AW: What role can entrepreneurs play in Australia’s fight against climate change?  

BK: In short, the role of Australian entrepreneurs is to be ‘on brand’. In any venture, entrepreneurs should try to leverage what makes them unique to build competitive advantages. Being in Australia gives entrepreneurs a few massive advantages over the rest of the world in terms of starting climate-focused companies. Australian entrepreneurs should leverage these advantages to lead the fight against climate change.  

Geography and Talent: Australia is a very unique
place in terms of the ecosystems it hosts — from tropical rainforests, to the Snowy Mountains, Australia pretty much has it all. This level of eco-diversity attracts some of the world’s greatest environmental minds to the Australian university system which gives Australian entrepreneurs arm’s reach access to a massive brain trust of sustainability experts. If an Australian wanted to start a business aimed at saving coastal reefs, they could find an expert team in no time. It would be hard to say the same for a place like Germany for example. We’ve got smart people, use them!  

AW: Are sustainable start-ups being adequately supported? What opportunities are available for your ideas to get funding?  

BK: Yes and no. In one way, there are boundless opportunities for startups to find support, funding, talent and advice which is made available through a long list of public and private sources. On the government side; Tech-Vouchers ($15K) and MVP grants ($25K) are available, private: Accelerators (e.g StartMate, Climate Solutions Accelerator etc) Venture Capital (Blackbird, Airtree Artesian etc), Family Offices/Angles (Grok Ventures, Sydney Angles Network). Yet, on the other hand, this level of support is only really available if you are the ‘right kind’ of sustainable start-up. The ‘right kind’ usually translates to software products or sustainable twists on established business models (e.g. sustainable skincare). If you are trying to do anything that’s too radical or game-changing, the pool of available support quickly shrinks.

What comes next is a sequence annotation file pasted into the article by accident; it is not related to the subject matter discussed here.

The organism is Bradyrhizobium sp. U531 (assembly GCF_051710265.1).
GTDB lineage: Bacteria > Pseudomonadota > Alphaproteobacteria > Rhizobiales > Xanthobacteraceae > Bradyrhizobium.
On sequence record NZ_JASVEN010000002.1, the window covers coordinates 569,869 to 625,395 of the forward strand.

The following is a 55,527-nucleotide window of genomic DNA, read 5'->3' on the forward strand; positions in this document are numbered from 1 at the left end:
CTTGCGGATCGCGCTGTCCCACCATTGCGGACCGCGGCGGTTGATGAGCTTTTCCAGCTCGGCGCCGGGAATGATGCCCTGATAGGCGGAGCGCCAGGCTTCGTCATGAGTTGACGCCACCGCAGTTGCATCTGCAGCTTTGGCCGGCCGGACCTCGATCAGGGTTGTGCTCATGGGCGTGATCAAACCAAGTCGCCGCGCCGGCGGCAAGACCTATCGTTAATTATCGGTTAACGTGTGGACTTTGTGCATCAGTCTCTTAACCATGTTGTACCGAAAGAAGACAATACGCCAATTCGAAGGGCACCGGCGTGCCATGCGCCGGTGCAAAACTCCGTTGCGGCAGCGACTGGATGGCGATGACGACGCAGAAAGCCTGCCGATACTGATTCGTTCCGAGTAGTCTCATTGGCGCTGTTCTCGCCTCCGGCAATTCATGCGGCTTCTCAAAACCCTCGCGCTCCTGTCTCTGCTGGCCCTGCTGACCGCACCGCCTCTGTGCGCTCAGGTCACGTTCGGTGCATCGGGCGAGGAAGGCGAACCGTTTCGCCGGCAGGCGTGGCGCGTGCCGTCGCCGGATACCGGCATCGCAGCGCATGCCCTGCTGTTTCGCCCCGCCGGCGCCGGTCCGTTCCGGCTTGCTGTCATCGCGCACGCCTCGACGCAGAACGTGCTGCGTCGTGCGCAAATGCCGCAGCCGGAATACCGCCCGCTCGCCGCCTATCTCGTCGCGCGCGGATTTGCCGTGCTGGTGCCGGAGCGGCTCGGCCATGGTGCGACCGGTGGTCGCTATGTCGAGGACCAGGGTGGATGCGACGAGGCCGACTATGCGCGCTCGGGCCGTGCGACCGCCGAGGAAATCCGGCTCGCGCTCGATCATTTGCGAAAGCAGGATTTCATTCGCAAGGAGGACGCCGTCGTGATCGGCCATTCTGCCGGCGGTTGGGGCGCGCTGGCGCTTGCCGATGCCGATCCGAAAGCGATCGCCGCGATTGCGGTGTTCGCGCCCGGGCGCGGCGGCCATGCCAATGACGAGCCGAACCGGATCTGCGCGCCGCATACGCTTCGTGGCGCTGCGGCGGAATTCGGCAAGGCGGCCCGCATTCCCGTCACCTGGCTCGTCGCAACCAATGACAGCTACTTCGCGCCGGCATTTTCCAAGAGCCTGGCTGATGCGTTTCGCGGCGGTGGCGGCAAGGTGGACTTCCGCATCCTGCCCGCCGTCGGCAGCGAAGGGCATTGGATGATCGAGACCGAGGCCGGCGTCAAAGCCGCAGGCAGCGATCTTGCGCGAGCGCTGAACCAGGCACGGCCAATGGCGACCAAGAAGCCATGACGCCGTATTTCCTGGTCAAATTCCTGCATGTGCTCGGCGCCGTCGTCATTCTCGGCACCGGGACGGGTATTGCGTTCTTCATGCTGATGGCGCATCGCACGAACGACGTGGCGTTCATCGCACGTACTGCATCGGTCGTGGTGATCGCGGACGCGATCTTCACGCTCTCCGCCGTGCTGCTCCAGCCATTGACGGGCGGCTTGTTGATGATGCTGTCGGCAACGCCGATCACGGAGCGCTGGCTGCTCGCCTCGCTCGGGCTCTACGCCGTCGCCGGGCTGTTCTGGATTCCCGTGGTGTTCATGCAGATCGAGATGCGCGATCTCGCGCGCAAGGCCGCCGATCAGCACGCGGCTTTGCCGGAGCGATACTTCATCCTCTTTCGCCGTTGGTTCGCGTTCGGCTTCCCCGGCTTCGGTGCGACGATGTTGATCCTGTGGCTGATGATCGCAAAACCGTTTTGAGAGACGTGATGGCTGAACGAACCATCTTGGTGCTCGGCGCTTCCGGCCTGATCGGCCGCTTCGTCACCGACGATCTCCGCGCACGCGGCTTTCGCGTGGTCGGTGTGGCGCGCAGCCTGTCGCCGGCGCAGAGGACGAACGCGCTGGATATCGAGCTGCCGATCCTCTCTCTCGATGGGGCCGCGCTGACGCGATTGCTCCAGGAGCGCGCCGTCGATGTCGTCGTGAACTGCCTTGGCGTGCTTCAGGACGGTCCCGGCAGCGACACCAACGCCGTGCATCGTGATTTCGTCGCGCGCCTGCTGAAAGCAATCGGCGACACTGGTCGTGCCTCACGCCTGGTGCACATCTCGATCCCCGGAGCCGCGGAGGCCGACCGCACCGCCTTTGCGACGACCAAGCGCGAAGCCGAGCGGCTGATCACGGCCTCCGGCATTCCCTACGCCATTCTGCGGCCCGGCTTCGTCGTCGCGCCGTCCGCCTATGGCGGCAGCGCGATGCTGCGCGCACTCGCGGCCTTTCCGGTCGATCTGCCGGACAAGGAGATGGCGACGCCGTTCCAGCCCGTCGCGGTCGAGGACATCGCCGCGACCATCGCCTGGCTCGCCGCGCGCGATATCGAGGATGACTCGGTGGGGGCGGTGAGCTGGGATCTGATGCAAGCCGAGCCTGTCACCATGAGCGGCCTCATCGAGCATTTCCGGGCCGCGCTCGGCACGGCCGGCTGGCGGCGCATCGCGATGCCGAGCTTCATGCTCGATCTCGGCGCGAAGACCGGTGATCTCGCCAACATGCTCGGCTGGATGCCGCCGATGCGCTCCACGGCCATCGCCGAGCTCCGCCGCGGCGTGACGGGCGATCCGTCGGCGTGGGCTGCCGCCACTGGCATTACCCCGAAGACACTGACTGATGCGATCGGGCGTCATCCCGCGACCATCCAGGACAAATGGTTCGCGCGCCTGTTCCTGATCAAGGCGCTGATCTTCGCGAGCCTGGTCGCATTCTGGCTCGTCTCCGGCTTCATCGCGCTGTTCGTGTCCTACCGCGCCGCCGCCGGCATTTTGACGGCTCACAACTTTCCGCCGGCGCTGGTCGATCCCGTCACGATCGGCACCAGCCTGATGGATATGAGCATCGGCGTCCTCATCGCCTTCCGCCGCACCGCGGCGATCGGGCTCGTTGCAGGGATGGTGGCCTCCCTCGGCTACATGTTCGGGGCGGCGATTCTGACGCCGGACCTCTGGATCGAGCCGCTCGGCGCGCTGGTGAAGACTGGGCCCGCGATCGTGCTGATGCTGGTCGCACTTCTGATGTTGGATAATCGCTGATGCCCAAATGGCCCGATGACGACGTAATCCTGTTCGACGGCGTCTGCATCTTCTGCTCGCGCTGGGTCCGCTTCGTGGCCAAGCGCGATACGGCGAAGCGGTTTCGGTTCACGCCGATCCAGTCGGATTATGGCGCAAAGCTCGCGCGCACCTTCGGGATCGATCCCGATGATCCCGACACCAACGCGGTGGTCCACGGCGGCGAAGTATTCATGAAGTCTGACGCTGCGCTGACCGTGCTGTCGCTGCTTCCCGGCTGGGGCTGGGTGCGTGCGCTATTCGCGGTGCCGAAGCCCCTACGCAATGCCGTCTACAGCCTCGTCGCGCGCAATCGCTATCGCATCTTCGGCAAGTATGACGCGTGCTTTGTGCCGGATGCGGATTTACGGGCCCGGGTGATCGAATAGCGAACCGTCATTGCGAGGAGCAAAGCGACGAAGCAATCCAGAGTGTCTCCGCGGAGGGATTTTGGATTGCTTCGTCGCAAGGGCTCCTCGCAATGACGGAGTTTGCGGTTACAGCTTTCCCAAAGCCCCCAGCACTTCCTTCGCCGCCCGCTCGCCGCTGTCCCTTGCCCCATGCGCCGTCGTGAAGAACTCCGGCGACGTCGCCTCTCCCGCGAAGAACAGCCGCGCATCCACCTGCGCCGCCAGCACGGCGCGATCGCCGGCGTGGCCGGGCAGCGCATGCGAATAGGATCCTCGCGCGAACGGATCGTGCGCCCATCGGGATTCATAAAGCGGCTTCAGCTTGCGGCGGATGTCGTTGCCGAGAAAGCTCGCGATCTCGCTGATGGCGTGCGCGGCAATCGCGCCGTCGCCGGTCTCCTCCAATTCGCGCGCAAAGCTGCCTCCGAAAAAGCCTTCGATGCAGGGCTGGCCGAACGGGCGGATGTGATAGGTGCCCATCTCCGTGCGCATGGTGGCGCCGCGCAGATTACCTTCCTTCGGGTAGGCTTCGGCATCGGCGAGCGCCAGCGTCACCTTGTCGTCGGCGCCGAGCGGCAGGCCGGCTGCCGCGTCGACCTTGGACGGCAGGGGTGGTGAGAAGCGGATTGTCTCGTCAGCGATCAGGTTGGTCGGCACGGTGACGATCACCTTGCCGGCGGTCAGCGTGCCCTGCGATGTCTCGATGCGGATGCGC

It’s definitely a hard balancing act, as fighting climate change will require a radical transformation of modern living, but in order to support that transformation, funders (public or private) still need to see safe, stable monetary returns. Radical transformation is certainly needed, but if it don’t make dollars, it don’t make sense.  

AW: How can we best balance the role of the individual and businesses in creating a sustainable future?  

BK: It’s important to remember that there are 7 billion of us and each one of us is facing their own complex challenges simultaneously and so creating a sustainable future isn’t going to happen overnight. We shouldn’t expect to all be pulling in the same direction or even focusing on the same problems because there is a lot going on — creating a sustainable future will be like steering a big ship with a small rudder. I don’t think we should expect all individuals to spend time and energy riding a bike to work or stay constantly up-to-date with the latest recycling rules. Instead, we should focus on developing better solutions to the problems that matter to us individually whilst supporting the solutions of others to different problems.